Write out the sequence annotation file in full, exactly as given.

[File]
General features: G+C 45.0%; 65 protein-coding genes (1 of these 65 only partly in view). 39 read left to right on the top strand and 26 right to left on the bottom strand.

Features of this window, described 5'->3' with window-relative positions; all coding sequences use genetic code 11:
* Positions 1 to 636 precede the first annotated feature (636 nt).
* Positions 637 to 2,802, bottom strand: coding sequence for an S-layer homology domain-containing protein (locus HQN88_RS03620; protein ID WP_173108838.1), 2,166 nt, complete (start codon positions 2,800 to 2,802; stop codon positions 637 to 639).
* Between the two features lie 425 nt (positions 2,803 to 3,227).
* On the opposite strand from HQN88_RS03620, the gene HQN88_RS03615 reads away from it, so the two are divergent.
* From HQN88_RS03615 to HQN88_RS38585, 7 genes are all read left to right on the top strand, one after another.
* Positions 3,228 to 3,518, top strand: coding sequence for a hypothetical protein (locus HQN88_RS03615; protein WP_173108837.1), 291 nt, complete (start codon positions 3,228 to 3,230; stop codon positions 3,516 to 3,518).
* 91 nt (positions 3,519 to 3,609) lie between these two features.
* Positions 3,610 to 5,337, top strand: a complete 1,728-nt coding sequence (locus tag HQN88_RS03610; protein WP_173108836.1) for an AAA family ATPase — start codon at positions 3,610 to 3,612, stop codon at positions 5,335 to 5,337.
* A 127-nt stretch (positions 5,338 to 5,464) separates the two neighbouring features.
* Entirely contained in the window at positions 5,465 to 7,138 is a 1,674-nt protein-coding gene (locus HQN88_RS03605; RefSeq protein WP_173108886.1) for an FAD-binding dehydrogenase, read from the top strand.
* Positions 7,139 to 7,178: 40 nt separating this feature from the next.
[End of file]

General features: G+C 45.0%; 65 protein-coding genes (1 of these 65 only partly in view). 39 read left to right on the top strand and 26 right to left on the bottom strand.

Features of this window, described 5'->3' with window-relative positions; all coding sequences use genetic code 11:
* Positions 1 to 636 precede the first annotated feature (636 nt).
* Positions 637 to 2,802, bottom strand: coding sequence for an S-layer homology domain-containing protein (locus HQN88_RS03620; protein ID WP_173108838.1), 2,166 nt, complete (start codon positions 2,800 to 2,802; stop codon positions 637 to 639).
* Between the two features lie 425 nt (positions 2,803 to 3,227).
* On the opposite strand from HQN88_RS03620, the gene HQN88_RS03615 reads away from it, so the two are divergent.
* From HQN88_RS03615 to HQN88_RS38585, 7 genes are all read left to right on the top strand, one after another.
* Positions 3,228 to 3,518, top strand: coding sequence for a hypothetical protein (locus HQN88_RS03615; protein WP_173108837.1), 291 nt, complete (start codon positions 3,228 to 3,230; stop codon positions 3,516 to 3,518).
* 91 nt (positions 3,519 to 3,609) lie between these two features.
* Positions 3,610 to 5,337, top strand: a complete 1,728-nt coding sequence (locus tag HQN88_RS03610; protein WP_173108836.1) for an AAA family ATPase — start codon at positions 3,610 to 3,612, stop codon at positions 5,335 to 5,337.
* A 127-nt stretch (positions 5,338 to 5,464) separates the two neighbouring features.
* Entirely contained in the window at positions 5,465 to 7,138 is a 1,674-nt protein-coding gene (locus HQN88_RS03605; RefSeq protein WP_173108886.1) for an FAD-binding dehydrogenase, read from the top strand.
* Positions 7,139 to 7,178: 40 nt separating this feature from the next.